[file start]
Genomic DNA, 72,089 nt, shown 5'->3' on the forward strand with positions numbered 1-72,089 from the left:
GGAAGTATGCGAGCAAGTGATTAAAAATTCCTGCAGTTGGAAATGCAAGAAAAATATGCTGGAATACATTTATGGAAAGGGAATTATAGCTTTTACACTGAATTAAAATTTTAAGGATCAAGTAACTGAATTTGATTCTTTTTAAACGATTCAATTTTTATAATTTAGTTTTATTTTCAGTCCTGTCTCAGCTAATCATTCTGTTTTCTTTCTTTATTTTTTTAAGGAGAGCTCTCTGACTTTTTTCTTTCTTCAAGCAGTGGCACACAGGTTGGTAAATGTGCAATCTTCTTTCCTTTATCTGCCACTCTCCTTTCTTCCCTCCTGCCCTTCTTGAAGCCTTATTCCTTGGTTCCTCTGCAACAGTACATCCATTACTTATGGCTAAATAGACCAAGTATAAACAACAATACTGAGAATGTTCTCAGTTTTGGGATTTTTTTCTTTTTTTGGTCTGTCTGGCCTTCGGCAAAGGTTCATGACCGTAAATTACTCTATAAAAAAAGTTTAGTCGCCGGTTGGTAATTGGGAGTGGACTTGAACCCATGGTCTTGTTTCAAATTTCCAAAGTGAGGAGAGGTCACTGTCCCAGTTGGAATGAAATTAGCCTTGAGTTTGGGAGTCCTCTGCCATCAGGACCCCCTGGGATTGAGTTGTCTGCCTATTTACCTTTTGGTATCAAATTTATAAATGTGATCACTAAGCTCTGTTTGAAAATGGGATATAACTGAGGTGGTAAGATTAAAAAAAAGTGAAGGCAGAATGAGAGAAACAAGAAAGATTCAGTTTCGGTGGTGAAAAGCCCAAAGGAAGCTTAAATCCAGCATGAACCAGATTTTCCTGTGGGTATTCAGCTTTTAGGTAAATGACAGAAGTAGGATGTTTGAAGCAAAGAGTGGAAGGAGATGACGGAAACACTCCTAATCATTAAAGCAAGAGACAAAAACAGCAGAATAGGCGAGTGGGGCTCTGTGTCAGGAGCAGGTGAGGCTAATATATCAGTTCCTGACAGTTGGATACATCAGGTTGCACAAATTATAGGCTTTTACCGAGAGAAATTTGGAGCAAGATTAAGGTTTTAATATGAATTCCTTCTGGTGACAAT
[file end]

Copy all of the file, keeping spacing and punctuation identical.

Genomic DNA, 72,089 nt, shown 5'->3' on the forward strand with positions numbered 1-72,089 from the left:
GGAAGTATGCGAGCAAGTGATTAAAAATTCCTGCAGTTGGAAATGCAAGAAAAATATGCTGGAATACATTTATGGAAAGGGAATTATAGCTTTTACACTGAATTAAAATTTTAAGGATCAAGTAACTGAATTTGATTCTTTTTAAACGATTCAATTTTTATAATTTAGTTTTATTTTCAGTCCTGTCTCAGCTAATCATTCTGTTTTCTTTCTTTATTTTTTTAAGGAGAGCTCTCTGACTTTTTTCTTTCTTCAAGCAGTGGCACACAGGTTGGTAAATGTGCAATCTTCTTTCCTTTATCTGCCACTCTCCTTTCTTCCCTCCTGCCCTTCTTGAAGCCTTATTCCTTGGTTCCTCTGCAACAGTACATCCATTACTTATGGCTAAATAGACCAAGTATAAACAACAATACTGAGAATGTTCTCAGTTTTGGGATTTTTTTCTTTTTTTGGTCTGTCTGGCCTTCGGCAAAGGTTCATGACCGTAAATTACTCTATAAAAAAAGTTTAGTCGCCGGTTGGTAATTGGGAGTGGACTTGAACCCATGGTCTTGTTTCAAATTTCCAAAGTGAGGAGAGGTCACTGTCCCAGTTGGAATGAAATTAGCCTTGAGTTTGGGAGTCCTCTGCCATCAGGACCCCCTGGGATTGAGTTGTCTGCCTATTTACCTTTTGGTATCAAATTTATAAATGTGATCACTAAGCTCTGTTTGAAAATGGGATATAACTGAGGTGGTAAGATTAAAAAAAAGTGAAGGCAGAATGAGAGAAACAAGAAAGATTCAGTTTCGGTGGTGAAAAGCCCAAAGGAAGCTTAAATCCAGCATGAACCAGATTTTCCTGTGGGTATTCAGCTTTTAGGTAAATGACAGAAGTAGGATGTTTGAAGCAAAGAGTGGAAGGAGATGACGGAAACACTCCTAATCATTAAAGCAAGAGACAAAAACAGCAGAATAGGCGAGTGGGGCTCTGTGTCAGGAGCAGGTGAGGCTAATATATCAGTTCCTGACAGTTGGATACATCAGGTTGCACAAATTATAGGCTTTTACCGAGAGAAATTTGGAGCAAGATTAAGGTTTTAATATGAATTCCTTCTGGTGACAAT